Although the endonasal approach is frequently used, and the inadvertent displacement of a bone fragment into the orbital cavity is possible, no reports have yet described the overcorrection of medial orbital wall fractures using the endonasal approach. The authors report 2 patients of the overcorrection of a medial orbital wall fracture using an endonasal approach.
In the first patient, a 26-year-old Chinese-Korean woman experienced a fracture of the right medial orbital wall without entrapment of the medial rectus muscle. Eleven days after the trauma, endonasal reduction was performed. Postoperative computed tomography revealed overcorrection of the medial orbital wall and lateral displacement of the medial rectus muscle. On postoperative day 19, exophthalmos of the operated side was still observed (o.d. 20 mm/o.s. 17 mm). In the second patient, a 25-year-old Korean man experienced a fracture of the left medial orbital wall without entrapment of the medial rectus muscle. Postoperative computed tomography showed overcorrection of the medial orbital wall and a laterally displaced medial rectus muscle. On postoperative day 4, exophthalmos of the operated side was observed (o.d. 23 mm/o.s. 26 mm).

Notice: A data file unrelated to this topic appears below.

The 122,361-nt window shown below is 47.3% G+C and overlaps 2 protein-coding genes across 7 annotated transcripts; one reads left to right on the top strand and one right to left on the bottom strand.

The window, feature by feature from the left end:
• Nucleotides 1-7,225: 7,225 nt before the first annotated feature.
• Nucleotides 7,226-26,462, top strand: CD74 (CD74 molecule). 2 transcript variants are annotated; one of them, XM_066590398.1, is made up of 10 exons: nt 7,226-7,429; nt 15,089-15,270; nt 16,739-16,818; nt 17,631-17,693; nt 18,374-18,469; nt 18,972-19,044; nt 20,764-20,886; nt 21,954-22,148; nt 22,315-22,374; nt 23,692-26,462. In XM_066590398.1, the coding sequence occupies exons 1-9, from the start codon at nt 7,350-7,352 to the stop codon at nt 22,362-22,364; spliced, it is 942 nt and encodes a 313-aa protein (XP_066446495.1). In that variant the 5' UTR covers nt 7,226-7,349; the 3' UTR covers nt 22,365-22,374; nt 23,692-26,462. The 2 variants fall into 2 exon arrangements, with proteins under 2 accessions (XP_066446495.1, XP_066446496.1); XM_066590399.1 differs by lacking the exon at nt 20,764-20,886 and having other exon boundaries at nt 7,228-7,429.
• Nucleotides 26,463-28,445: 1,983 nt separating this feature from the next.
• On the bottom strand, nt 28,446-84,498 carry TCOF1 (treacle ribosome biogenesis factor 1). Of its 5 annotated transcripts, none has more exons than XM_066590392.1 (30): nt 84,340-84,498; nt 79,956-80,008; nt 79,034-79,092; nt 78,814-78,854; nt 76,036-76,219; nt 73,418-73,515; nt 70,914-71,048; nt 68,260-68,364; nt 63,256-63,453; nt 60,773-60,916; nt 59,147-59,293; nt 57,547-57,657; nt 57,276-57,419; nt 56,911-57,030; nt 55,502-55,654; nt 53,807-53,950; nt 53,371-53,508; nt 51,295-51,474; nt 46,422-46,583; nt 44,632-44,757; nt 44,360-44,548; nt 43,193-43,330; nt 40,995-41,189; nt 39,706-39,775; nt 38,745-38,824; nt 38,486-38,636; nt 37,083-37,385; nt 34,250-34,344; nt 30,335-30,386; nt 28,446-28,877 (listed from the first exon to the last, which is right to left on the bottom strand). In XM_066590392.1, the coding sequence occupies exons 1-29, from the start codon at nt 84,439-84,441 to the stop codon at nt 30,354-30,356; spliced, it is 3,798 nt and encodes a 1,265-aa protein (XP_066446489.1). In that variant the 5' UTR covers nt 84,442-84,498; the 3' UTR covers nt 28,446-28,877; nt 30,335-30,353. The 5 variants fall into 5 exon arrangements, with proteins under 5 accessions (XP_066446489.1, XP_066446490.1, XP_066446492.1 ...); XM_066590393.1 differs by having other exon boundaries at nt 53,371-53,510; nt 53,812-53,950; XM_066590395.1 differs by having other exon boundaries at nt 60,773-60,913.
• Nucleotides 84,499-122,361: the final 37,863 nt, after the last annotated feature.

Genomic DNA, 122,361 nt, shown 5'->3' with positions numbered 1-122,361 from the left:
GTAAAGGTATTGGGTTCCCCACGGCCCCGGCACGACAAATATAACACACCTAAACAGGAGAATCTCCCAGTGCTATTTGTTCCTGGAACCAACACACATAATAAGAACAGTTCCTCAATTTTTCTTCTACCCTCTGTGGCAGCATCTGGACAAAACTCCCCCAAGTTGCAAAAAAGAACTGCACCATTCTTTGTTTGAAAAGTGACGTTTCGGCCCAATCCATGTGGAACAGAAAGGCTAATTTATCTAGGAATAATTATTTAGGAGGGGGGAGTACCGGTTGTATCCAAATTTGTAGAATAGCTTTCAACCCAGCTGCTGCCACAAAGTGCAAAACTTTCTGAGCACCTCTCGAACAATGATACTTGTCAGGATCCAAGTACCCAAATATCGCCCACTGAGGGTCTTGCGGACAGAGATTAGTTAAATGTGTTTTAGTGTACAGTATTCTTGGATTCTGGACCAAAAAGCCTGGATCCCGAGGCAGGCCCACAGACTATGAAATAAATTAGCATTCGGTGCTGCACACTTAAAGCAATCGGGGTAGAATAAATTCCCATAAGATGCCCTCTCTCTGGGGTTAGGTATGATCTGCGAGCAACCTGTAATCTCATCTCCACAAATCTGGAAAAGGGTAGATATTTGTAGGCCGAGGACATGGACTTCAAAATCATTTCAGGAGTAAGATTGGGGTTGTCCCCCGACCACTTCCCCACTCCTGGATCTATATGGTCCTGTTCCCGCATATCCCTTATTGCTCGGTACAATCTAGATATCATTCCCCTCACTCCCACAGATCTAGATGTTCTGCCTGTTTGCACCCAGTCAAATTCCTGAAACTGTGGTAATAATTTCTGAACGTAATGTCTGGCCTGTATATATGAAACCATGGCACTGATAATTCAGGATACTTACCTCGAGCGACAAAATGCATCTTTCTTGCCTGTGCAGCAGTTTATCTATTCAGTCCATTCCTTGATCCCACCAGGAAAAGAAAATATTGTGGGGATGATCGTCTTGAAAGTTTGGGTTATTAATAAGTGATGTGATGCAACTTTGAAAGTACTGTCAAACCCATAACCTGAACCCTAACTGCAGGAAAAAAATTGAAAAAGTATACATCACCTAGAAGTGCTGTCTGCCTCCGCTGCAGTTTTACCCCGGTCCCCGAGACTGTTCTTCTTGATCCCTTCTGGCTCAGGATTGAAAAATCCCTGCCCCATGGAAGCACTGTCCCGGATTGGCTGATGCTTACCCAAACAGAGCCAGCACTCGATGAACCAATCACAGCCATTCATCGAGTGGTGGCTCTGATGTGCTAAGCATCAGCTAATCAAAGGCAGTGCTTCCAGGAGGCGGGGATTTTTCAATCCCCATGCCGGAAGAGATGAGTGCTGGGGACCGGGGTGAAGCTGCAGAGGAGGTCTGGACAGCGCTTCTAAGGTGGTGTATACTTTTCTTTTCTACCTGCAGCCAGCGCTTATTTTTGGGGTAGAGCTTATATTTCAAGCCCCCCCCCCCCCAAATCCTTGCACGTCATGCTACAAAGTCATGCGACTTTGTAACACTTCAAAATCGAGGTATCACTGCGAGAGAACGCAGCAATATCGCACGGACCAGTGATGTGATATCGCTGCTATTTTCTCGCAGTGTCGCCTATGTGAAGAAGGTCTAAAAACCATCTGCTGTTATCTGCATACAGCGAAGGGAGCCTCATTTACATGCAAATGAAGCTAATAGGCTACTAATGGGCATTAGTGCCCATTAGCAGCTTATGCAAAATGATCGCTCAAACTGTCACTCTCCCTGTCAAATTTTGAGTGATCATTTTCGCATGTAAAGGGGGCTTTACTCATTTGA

For fractures of the medial wall, surgery should be performed according to the recommended indications. When the endonasal approach is used to treat medial orbital wall fractures, great care is required in reducing the herniated orbital tissue and inserting the sheet to avoid overcorrection.